The Story Behind Cat Steven’s "Wild World"

Cat Steven’s “Wild World” was his first American Hit, reaching #11 on the Billboard Top 40 charts in March of 1971. But it turns out that the real meaning behind this song is not what most people assume it to be. Stevens (born Steven Georgiou and known as Yusef Islam since 1979 after becoming a Muslim) finally revealed what the song was all about only a couple of years ago.

Originally, some people understandably assumed that the song refers to Stevens’ two year relationship with American actress and model Patti D’Arbanville. This is understandable given that Stevens’ previous album Mona Bone Jakon leads off with a song titled “Lady D’Arbanville” which is full of imagery about a lady that the singer loves and who is now “dead.” The real truth about the song was told by Stevens/Islam himself while a guest on The Chris Isaak Hour in 2009. In Islam’s own words:

“I was trying to relate to my life. I was at the point where it was beginning to happen and I was myself going into the world. I’d done my career before, and I was sort of warning myself to be careful this time around, because it was happening. It was not me writing about somebody specific, although other people may have informed the song, but it was more about me. It’s talking about losing touch with home and reality – home especially.”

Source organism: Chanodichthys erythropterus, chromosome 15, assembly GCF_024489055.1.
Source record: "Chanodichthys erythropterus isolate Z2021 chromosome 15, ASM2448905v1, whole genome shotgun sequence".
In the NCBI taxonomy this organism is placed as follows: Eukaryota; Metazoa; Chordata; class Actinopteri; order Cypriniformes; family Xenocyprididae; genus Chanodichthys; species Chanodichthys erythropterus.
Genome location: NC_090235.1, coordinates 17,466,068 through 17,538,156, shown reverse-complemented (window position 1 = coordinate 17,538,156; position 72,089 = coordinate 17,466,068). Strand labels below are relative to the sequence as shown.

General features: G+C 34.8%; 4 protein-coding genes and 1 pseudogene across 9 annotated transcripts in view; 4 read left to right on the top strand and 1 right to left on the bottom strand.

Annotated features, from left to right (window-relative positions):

Here’s a few other facts about the song you might find interesting:

1. In talking about the lyrics Islam commented: “It was one of those chord sequences that’s very common in Spanish music. I turned it around and came up with that theme – which is a recurring theme in my work – which is to do with leaving, the sadness of leaving, and the anticipation of what lies beyond. There is a criticism sometimes of my music, that it’s kind of naive, but then again that’s exactly why people like it. It goes back to the pure childish approach of seeing things almost for the first time. A kid can say things like, ‘Why is a cow?’ You shouldn’t put those words together! But if you do, then it makes you stop and think.”

2. Wild World was one of the songs that convinced Islam to release a Greatest Hits album of his earlier work as Cat Stevens.

3. Stevens was not the first to release his own song. Jimmy Cliff had a version of the song that was released months before Stevens released his own original version on the album “Tea For the Tillerman”. Cliff’s version was a top ten hit in England. Steven’s own version wasn’t released as a single there.